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Michael Brenner is senior director of global marketing for SAP. He is also author of the B2B Marketing Insider blog and cofounder of social news site Business 2 Community. Michael is a DZone MVB and is not an employee of DZone and has posted 101 posts at DZone. You can read more from them at their website. View Full User Profile

What Is Culture? The Values That Define Who You Hire, Promote and Fire

05.01.2014
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“The most important document ever to come out of the Valley” is a quote from Facebook COO Sheryl Sandberg.

She is referring to a presentation simply called “Culture” that was published in 2011 by Netflix CEO Reed Hastings.

What does this have to do with marketing or content? It turns out, content and effective marketing is all about culture.

I needed to cover it here for a few reasons:

  • Netflix is an amazing company with a culture that many companies envy
  • Netflix knows how to create great content (“House of Cards” anyone?)
  • Netflix gets that the employees (and their content) are the best marketing assets in any business

And coming from a guy who loves Slideshare, this is the “creme de la creme.” The “piece de resistance.”  Or as Jerry McGuire said in his memo, it is “The Things We Think But Do Not Say.”

Aside from their content production, this is possibly the best marketing Netflix will ever do .

It has been viewed more than 8 million times, shared more than 20,000 times and has more than 400 comments. And yet it contains almost no color or graphics or animations in 127 slides. It simply defines the culture of excellence they were trying to support by defining the values that would determine whether someone “gets rewarded, promoted or let go.”

The Things We Think But Do Not Say

While it has become a viral hit, most of the advice in the Netflix culture code is just common sense. For example, they have no vacation policy. Employees are allowed to take whatever time they want, as long as they are responsible about it.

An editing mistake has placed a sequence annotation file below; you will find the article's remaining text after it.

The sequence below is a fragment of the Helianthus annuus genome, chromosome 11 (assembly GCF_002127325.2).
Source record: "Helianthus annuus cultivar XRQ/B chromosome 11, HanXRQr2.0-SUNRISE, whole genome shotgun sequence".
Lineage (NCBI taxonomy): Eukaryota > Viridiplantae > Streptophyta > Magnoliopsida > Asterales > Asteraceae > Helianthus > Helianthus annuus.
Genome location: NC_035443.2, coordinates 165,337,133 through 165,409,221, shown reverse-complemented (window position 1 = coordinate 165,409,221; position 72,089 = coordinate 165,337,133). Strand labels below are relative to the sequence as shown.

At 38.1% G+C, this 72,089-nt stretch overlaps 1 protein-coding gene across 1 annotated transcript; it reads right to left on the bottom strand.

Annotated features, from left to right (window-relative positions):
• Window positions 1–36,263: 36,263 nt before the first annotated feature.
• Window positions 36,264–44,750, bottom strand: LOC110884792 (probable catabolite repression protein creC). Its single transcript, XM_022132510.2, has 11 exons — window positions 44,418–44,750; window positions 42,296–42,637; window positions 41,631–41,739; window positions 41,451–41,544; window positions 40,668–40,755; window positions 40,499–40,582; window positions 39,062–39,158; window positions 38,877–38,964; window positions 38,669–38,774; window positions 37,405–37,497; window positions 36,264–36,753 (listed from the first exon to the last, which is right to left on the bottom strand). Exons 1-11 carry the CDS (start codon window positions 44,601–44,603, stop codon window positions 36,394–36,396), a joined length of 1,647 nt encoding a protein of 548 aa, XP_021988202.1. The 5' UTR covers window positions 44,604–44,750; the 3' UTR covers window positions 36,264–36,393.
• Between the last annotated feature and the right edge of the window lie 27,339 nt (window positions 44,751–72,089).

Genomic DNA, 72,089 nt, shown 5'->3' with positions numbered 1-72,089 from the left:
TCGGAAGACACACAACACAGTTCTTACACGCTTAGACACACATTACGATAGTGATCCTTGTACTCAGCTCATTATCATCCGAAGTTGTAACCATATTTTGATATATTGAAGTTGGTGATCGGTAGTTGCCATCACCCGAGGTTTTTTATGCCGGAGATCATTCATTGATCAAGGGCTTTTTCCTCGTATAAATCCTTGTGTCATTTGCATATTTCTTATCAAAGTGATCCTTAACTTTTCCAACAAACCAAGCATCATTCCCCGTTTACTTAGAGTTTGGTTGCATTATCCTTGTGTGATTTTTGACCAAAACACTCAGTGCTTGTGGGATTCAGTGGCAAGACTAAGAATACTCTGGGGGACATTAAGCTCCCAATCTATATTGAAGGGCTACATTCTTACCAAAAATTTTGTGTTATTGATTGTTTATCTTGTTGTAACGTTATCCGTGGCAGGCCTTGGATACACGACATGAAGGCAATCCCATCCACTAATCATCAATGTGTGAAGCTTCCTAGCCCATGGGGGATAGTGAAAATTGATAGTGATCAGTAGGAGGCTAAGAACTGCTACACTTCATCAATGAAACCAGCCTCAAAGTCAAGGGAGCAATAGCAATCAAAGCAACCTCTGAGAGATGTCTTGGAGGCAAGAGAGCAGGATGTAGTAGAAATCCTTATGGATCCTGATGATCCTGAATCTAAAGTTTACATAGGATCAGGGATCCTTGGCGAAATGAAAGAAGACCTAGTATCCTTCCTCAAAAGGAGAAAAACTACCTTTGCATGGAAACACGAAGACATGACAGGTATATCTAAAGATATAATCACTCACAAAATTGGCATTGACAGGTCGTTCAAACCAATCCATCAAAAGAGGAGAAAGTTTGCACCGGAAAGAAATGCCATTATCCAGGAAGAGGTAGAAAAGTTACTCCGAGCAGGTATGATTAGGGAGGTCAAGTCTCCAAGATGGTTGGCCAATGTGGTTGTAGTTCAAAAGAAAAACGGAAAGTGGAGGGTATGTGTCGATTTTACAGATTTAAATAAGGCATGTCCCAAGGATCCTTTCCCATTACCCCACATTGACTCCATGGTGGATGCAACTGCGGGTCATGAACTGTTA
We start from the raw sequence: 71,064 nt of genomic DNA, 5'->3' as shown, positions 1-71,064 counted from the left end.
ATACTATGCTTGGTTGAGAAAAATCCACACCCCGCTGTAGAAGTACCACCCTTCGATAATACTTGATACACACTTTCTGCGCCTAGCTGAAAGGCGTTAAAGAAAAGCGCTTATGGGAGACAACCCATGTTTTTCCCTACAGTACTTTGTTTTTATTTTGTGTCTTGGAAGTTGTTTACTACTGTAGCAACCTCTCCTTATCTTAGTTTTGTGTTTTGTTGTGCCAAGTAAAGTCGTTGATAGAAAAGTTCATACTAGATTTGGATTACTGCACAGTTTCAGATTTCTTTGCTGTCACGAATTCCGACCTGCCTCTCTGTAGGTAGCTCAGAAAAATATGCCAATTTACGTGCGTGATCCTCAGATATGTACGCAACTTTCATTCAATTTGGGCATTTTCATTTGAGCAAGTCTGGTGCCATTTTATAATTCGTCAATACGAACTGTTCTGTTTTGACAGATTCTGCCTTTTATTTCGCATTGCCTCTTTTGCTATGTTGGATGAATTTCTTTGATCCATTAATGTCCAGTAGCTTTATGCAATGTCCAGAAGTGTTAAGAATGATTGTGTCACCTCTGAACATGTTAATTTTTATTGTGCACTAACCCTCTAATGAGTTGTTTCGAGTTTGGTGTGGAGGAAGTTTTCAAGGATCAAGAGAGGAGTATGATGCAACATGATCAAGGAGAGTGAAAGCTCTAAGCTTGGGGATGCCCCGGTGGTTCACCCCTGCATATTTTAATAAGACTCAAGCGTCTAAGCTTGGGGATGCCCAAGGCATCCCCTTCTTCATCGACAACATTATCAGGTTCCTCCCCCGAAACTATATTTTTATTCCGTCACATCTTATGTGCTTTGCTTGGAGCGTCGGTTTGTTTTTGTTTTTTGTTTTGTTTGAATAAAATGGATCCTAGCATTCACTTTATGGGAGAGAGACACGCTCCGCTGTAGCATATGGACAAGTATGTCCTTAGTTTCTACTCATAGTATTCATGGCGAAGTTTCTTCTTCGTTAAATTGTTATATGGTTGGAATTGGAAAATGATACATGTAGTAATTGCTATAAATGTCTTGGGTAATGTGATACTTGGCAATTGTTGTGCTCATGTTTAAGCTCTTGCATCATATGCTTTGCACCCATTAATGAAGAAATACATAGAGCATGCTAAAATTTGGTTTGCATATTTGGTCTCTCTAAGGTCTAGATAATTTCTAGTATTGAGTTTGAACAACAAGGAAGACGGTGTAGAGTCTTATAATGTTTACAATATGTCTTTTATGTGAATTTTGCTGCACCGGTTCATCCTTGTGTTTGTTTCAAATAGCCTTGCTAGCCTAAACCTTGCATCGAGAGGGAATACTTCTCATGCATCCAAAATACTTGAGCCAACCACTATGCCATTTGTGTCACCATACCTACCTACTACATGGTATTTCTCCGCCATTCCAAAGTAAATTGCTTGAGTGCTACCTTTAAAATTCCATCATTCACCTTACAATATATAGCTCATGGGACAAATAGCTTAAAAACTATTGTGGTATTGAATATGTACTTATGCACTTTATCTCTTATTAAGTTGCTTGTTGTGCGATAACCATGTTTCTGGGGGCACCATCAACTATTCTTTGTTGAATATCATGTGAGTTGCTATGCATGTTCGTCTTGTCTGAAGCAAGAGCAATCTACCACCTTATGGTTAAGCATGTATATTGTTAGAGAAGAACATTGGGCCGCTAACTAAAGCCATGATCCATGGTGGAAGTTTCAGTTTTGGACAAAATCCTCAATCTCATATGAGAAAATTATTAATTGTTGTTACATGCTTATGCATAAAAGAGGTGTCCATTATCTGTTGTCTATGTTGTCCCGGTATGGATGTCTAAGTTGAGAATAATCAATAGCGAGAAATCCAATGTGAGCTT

We don’t track hours worked, so why are we tracking days of vacation per year?

Netflix’s travel and expense policy: “act in Netflix’s best interest.”

Some of my favorites from the many pages in the docuement:

  • Adequate performance gets a generous severance package.
  • We don’t measure people by how many hours they work or how much they are in the office.
  • No “brilliant jerks.”
  • To increase employee freedom as they grow vs. become more bureaucratic
  • “The best managers figure out how to get great outcomes by setting the appropriate context, rather than by trying to control their people.”
  • Pay “top of market” because one outstanding employee is worth more and costs less than 2 adequate ones.
  • Big salary is the most efficient form of comp.
  • “We want people to manage their own career”

Patty McCord helped Reed Hastings develop the policy during her 14 years as Chief Talent Officer at Netflix. According to Patty, some of the biggest lessons in trying to transform and build the culture at Netflix:

  1. Hire only “A players”
  2. Logic and common sense work better than formal policies
  3. Get rid of formal reviews
  4. Get rid of under-performing employees immediately (no performance improvement plans)
  5. Hire people who already have great jobs
  6. Make sure every employee knows what “high performance” means

Patty also advised Inbound Marketing company Hubspot to to define their culture and values in a published document. Check out their attempt at creating a “culture they love.”

Original post

Published at DZone with permission of Michael Brenner, author and DZone MVB.

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